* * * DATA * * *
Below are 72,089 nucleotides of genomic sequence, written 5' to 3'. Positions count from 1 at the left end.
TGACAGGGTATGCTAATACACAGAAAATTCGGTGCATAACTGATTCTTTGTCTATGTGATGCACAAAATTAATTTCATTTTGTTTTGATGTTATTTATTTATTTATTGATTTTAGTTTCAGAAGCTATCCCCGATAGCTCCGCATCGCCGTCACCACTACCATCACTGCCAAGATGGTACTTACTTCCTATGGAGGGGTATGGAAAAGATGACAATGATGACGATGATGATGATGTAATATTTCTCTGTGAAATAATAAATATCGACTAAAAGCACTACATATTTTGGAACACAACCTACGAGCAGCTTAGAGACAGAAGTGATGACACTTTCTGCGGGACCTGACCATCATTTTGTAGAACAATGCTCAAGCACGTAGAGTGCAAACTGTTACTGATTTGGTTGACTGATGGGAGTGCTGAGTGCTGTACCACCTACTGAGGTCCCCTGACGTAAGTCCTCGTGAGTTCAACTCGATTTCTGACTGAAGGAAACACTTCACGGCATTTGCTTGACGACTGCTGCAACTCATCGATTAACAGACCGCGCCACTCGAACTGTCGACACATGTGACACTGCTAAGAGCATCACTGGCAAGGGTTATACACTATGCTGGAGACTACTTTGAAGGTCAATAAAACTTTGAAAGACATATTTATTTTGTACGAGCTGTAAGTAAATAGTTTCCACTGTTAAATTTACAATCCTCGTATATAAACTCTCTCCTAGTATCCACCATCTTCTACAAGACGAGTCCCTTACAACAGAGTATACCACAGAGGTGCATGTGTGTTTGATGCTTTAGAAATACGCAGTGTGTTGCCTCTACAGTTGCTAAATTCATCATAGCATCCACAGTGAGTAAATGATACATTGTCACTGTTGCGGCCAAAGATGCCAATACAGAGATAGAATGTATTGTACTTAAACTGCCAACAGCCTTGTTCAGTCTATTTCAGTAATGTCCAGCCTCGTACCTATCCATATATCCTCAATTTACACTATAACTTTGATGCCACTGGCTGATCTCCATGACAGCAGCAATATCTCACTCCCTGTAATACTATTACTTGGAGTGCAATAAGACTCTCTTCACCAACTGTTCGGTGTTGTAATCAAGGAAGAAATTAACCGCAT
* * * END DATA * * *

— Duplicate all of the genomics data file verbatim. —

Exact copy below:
Below are 72,089 nucleotides of genomic sequence, written 5' to 3'. Positions count from 1 at the left end.
TGACAGGGTATGCTAATACACAGAAAATTCGGTGCATAACTGATTCTTTGTCTATGTGATGCACAAAATTAATTTCATTTTGTTTTGATGTTATTTATTTATTTATTGATTTTAGTTTCAGAAGCTATCCCCGATAGCTCCGCATCGCCGTCACCACTACCATCACTGCCAAGATGGTACTTACTTCCTATGGAGGGGTATGGAAAAGATGACAATGATGACGATGATGATGATGTAATATTTCTCTGTGAAATAATAAATATCGACTAAAAGCACTACATATTTTGGAACACAACCTACGAGCAGCTTAGAGACAGAAGTGATGACACTTTCTGCGGGACCTGACCATCATTTTGTAGAACAATGCTCAAGCACGTAGAGTGCAAACTGTTACTGATTTGGTTGACTGATGGGAGTGCTGAGTGCTGTACCACCTACTGAGGTCCCCTGACGTAAGTCCTCGTGAGTTCAACTCGATTTCTGACTGAAGGAAACACTTCACGGCATTTGCTTGACGACTGCTGCAACTCATCGATTAACAGACCGCGCCACTCGAACTGTCGACACATGTGACACTGCTAAGAGCATCACTGGCAAGGGTTATACACTATGCTGGAGACTACTTTGAAGGTCAATAAAACTTTGAAAGACATATTTATTTTGTACGAGCTGTAAGTAAATAGTTTCCACTGTTAAATTTACAATCCTCGTATATAAACTCTCTCCTAGTATCCACCATCTTCTACAAGACGAGTCCCTTACAACAGAGTATACCACAGAGGTGCATGTGTGTTTGATGCTTTAGAAATACGCAGTGTGTTGCCTCTACAGTTGCTAAATTCATCATAGCATCCACAGTGAGTAAATGATACATTGTCACTGTTGCGGCCAAAGATGCCAATACAGAGATAGAATGTATTGTACTTAAACTGCCAACAGCCTTGTTCAGTCTATTTCAGTAATGTCCAGCCTCGTACCTATCCATATATCCTCAATTTACACTATAACTTTGATGCCACTGGCTGATCTCCATGACAGCAGCAATATCTCACTCCCTGTAATACTATTACTTGGAGTGCAATAAGACTCTCTTCACCAACTGTTCGGTGTTGTAATCAAGGAAGAAATTAACCGCAT